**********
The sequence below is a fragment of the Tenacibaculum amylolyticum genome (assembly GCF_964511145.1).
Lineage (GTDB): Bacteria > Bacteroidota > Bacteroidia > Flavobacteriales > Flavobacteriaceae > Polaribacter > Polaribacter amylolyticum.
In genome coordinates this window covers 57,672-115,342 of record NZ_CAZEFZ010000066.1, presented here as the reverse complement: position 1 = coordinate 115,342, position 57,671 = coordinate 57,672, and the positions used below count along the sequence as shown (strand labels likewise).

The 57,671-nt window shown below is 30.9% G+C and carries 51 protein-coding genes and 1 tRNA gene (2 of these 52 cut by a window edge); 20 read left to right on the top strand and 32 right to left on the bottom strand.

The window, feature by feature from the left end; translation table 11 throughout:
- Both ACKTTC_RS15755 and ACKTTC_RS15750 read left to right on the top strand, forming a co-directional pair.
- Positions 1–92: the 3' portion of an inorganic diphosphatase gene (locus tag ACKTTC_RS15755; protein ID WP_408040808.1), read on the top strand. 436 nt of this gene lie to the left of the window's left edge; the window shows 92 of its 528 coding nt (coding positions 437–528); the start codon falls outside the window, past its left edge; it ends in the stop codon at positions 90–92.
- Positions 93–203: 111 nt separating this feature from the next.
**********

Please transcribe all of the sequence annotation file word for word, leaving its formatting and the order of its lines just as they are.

The sequence below is a fragment of the Tenacibaculum amylolyticum genome (assembly GCF_964511145.1).
Lineage (GTDB): Bacteria > Bacteroidota > Bacteroidia > Flavobacteriales > Flavobacteriaceae > Polaribacter > Polaribacter amylolyticum.
In genome coordinates this window covers 57,672-115,342 of record NZ_CAZEFZ010000066.1, presented here as the reverse complement: position 1 = coordinate 115,342, position 57,671 = coordinate 57,672, and the positions used below count along the sequence as shown (strand labels likewise).

The 57,671-nt window shown below is 30.9% G+C and carries 51 protein-coding genes and 1 tRNA gene (2 of these 52 cut by a window edge); 20 read left to right on the top strand and 32 right to left on the bottom strand.

The window, feature by feature from the left end; translation table 11 throughout:
- Both ACKTTC_RS15755 and ACKTTC_RS15750 read left to right on the top strand, forming a co-directional pair.
- Positions 1–92: the 3' portion of an inorganic diphosphatase gene (locus tag ACKTTC_RS15755; protein ID WP_408040808.1), read on the top strand. 436 nt of this gene lie to the left of the window's left edge; the window shows 92 of its 528 coding nt (coding positions 437–528); the start codon falls outside the window, past its left edge; it ends in the stop codon at positions 90–92.
- Positions 93–203: 111 nt separating this feature from the next.